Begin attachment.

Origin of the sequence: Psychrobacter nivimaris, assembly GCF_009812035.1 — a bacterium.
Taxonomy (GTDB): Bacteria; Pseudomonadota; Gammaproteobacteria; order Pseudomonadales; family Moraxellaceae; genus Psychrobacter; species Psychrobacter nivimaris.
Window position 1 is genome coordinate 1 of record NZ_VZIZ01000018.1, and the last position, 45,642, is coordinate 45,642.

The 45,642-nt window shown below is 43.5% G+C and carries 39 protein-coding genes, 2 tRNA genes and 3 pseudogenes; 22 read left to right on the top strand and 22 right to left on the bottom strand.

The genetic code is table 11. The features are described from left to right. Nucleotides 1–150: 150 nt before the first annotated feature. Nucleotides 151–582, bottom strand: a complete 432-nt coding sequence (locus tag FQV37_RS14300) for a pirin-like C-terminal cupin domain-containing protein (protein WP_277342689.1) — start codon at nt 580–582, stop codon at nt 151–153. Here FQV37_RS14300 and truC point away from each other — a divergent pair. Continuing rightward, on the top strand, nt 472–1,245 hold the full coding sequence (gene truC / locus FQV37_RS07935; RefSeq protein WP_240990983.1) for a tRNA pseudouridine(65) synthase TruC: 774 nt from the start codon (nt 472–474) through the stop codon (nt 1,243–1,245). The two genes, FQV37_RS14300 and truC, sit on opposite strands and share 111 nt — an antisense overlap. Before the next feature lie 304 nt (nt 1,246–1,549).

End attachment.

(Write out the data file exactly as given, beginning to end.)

Origin of the sequence: Psychrobacter nivimaris, assembly GCF_009812035.1 — a bacterium.
Taxonomy (GTDB): Bacteria; Pseudomonadota; Gammaproteobacteria; order Pseudomonadales; family Moraxellaceae; genus Psychrobacter; species Psychrobacter nivimaris.
Window position 1 is genome coordinate 1 of record NZ_VZIZ01000018.1, and the last position, 45,642, is coordinate 45,642.

The 45,642-nt window shown below is 43.5% G+C and carries 39 protein-coding genes, 2 tRNA genes and 3 pseudogenes; 22 read left to right on the top strand and 22 right to left on the bottom strand.

The genetic code is table 11. The features are described from left to right. Nucleotides 1–150: 150 nt before the first annotated feature. Nucleotides 151–582, bottom strand: a complete 432-nt coding sequence (locus tag FQV37_RS14300) for a pirin-like C-terminal cupin domain-containing protein (protein WP_277342689.1) — start codon at nt 580–582, stop codon at nt 151–153. Here FQV37_RS14300 and truC point away from each other — a divergent pair. Continuing rightward, on the top strand, nt 472–1,245 hold the full coding sequence (gene truC / locus FQV37_RS07935; RefSeq protein WP_240990983.1) for a tRNA pseudouridine(65) synthase TruC: 774 nt from the start codon (nt 472–474) through the stop codon (nt 1,243–1,245). The two genes, FQV37_RS14300 and truC, sit on opposite strands and share 111 nt — an antisense overlap. Before the next feature lie 304 nt (nt 1,246–1,549).